The Forgotten Valentine

Scan of a Valentine greeting card circa 1920.

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When I was in the sixth grade, I became a little obsessive-compulsive about making sure that every one of my friends received a Valentine.  I saved up my babysitting money and bought just the right Valentine for everyone – not those ‘baby’ kind – but cards which could be perceived as being mature – since I was on the verge of going into Junior High School and didn’t want to be a little kid any longer.  I bought Valentines for all of my favorite teachers and for the little kids I regularly babysat on the weekends.  I even bought ones for my sisters – just because I was pretty sure they would get me one and I didn’t want to have to deal with the ramifications of leaving them out.

I should have thought a little harder about whose feelings I would hurt – and also those very ramifications which I feared from my sisters – because the one person I forgot to include in my craziness was the one person who was intimately involved in my life and could also make life extremely miserable for me – my mother.  Yes, I admit it – I forgot my very own mother on Valentine’s Day – I am a bad daughter – and believe me I paid for this one mental lapse for the rest of my life!

There are those of you saying – why would that matter – technically, your mother is not your Valentine – and after all, she does have her very own holiday (for those of you who don’t remember – that would be Mother’s Day – and if you forgot Mother’s Day, you have bigger problems than I ever had about forgetting Valentine’s Day!) – but in my house, our mother received at least a card for every holiday – including Father’s Day!  Mom definitely felt it was her due, since she was raising five little girls all by herself – and rightfully so!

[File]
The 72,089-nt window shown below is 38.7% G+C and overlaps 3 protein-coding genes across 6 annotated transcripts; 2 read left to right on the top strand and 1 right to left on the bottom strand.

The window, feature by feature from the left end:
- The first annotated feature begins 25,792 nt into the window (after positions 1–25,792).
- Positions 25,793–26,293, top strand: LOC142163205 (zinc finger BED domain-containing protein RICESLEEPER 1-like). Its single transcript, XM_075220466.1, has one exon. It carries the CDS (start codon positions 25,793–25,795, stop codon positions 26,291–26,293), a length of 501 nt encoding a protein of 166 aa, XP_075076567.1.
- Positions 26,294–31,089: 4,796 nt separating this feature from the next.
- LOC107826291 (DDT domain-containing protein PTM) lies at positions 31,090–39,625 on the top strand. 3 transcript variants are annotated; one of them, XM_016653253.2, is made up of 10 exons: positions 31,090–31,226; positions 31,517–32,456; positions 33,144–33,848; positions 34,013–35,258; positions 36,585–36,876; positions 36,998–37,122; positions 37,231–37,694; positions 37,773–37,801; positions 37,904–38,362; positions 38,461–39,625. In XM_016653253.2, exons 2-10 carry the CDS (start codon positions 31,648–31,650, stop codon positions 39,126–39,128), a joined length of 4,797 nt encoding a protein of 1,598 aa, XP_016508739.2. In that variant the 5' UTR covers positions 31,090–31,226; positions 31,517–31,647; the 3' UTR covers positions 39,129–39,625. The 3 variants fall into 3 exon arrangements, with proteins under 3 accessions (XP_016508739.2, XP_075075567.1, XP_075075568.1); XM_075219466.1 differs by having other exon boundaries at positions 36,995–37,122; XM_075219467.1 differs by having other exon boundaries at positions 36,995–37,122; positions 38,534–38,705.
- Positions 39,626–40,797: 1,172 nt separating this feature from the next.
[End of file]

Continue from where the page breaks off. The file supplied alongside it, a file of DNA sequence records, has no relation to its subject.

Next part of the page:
On Valentine Day morning, my mom always left a small box of candy for each of us – nothing much, usually a four-piece box of Russell Stover’s – and a card.  Then in the evening when Mom came home from work, we would each give her our Valentine – except for that one dreadful year.  That year – Mom did her part – but I was so involved in making sure that I was giving all the right Valentines to the right people – that it wasn’t until dinner time that I realized that I did not have anything to present to my mother.  My sisters laid out their gifts – a couple of hand-made cards and even a small box of chocolate – but I had NOTHING!!  I didn’t even have time to make a card – that’s how over-involved I was in myself – because let’s face it – I wasn’t giving Valentine cards to all of those people because I wanted to be nice to them – it was because I wanted them to be nice to me!  And of course, as selfish motives tend to do – they come back to bite you right in the butt!